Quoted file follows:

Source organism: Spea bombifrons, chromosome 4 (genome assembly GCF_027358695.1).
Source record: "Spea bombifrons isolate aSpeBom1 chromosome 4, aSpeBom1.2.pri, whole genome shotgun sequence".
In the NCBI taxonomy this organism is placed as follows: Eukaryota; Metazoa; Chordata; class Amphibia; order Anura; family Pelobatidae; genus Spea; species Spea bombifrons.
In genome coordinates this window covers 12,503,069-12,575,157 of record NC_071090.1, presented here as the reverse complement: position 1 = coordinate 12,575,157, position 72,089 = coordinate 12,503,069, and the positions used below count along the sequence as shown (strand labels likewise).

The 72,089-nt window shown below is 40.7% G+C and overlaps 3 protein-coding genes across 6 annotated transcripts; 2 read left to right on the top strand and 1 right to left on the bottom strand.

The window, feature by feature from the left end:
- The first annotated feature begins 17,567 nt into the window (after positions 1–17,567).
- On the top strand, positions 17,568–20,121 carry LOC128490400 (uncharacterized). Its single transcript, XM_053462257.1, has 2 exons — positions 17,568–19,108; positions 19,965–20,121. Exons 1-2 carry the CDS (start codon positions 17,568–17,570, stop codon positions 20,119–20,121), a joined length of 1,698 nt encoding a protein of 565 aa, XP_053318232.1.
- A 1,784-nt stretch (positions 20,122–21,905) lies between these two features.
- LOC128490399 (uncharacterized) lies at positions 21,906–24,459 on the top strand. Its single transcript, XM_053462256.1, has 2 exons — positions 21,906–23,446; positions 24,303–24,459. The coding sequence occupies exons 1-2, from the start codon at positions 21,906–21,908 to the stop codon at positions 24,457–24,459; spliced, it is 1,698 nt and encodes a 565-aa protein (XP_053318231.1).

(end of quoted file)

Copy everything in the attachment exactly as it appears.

Source organism: Spea bombifrons, chromosome 4 (genome assembly GCF_027358695.1).
Source record: "Spea bombifrons isolate aSpeBom1 chromosome 4, aSpeBom1.2.pri, whole genome shotgun sequence".
In the NCBI taxonomy this organism is placed as follows: Eukaryota; Metazoa; Chordata; class Amphibia; order Anura; family Pelobatidae; genus Spea; species Spea bombifrons.
In genome coordinates this window covers 12,503,069-12,575,157 of record NC_071090.1, presented here as the reverse complement: position 1 = coordinate 12,575,157, position 72,089 = coordinate 12,503,069, and the positions used below count along the sequence as shown (strand labels likewise).

The 72,089-nt window shown below is 40.7% G+C and overlaps 3 protein-coding genes across 6 annotated transcripts; 2 read left to right on the top strand and 1 right to left on the bottom strand.

The window, feature by feature from the left end:
- The first annotated feature begins 17,567 nt into the window (after positions 1–17,567).
- On the top strand, positions 17,568–20,121 carry LOC128490400 (uncharacterized). Its single transcript, XM_053462257.1, has 2 exons — positions 17,568–19,108; positions 19,965–20,121. Exons 1-2 carry the CDS (start codon positions 17,568–17,570, stop codon positions 20,119–20,121), a joined length of 1,698 nt encoding a protein of 565 aa, XP_053318232.1.
- A 1,784-nt stretch (positions 20,122–21,905) lies between these two features.
- LOC128490399 (uncharacterized) lies at positions 21,906–24,459 on the top strand. Its single transcript, XM_053462256.1, has 2 exons — positions 21,906–23,446; positions 24,303–24,459. The coding sequence occupies exons 1-2, from the start codon at positions 21,906–21,908 to the stop codon at positions 24,457–24,459; spliced, it is 1,698 nt and encodes a 565-aa protein (XP_053318231.1).